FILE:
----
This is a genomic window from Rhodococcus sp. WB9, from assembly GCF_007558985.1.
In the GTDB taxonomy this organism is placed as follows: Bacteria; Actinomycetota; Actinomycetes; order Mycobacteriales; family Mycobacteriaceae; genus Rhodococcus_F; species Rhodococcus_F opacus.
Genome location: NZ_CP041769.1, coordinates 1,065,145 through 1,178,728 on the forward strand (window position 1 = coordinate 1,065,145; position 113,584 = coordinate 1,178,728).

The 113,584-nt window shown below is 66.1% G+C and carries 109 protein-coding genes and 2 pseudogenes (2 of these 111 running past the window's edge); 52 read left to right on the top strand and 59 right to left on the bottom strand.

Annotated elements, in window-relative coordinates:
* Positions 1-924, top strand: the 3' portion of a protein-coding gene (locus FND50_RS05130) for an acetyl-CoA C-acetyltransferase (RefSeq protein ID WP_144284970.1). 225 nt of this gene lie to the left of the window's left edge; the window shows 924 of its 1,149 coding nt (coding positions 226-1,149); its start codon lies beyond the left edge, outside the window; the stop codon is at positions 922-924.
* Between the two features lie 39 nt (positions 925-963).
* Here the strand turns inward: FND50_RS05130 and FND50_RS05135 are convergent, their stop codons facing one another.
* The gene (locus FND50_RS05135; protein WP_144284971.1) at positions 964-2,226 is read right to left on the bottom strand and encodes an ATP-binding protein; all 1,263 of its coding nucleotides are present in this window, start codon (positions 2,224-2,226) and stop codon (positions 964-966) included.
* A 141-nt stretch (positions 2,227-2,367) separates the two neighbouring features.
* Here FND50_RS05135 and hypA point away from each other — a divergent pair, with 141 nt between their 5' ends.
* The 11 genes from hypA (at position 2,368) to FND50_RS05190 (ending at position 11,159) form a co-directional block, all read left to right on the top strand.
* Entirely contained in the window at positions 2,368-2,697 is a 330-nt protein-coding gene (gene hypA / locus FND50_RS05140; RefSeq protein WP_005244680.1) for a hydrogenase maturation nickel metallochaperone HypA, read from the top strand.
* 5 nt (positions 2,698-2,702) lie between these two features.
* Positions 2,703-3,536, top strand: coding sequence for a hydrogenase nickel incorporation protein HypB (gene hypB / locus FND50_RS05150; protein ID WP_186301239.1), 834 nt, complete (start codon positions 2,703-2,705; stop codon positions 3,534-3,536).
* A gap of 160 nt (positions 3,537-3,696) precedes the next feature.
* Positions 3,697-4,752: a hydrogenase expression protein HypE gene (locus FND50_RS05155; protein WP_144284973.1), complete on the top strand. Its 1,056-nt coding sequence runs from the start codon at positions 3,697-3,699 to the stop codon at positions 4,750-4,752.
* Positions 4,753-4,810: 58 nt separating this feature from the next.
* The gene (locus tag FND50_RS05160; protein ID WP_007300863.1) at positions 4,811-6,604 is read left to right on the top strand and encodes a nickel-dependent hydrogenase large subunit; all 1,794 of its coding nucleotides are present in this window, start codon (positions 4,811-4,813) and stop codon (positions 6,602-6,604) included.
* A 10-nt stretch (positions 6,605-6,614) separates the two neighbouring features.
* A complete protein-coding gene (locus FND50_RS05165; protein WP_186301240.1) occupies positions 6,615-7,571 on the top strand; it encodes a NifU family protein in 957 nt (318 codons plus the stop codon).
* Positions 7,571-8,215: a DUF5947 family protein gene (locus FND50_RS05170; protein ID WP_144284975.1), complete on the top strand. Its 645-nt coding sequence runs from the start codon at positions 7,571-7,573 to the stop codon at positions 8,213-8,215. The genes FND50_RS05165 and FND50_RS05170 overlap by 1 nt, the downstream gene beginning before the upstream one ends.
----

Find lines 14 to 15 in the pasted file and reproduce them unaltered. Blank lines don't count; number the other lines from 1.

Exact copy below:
* 5 nt (positions 2,698-2,702) lie between these two features.
* Positions 2,703-3,536, top strand: coding sequence for a hydrogenase nickel incorporation protein HypB (gene hypB / locus FND50_RS05150; protein ID WP_186301239.1), 834 nt, complete (start codon positions 2,703-2,705; stop codon positions 3,534-3,536).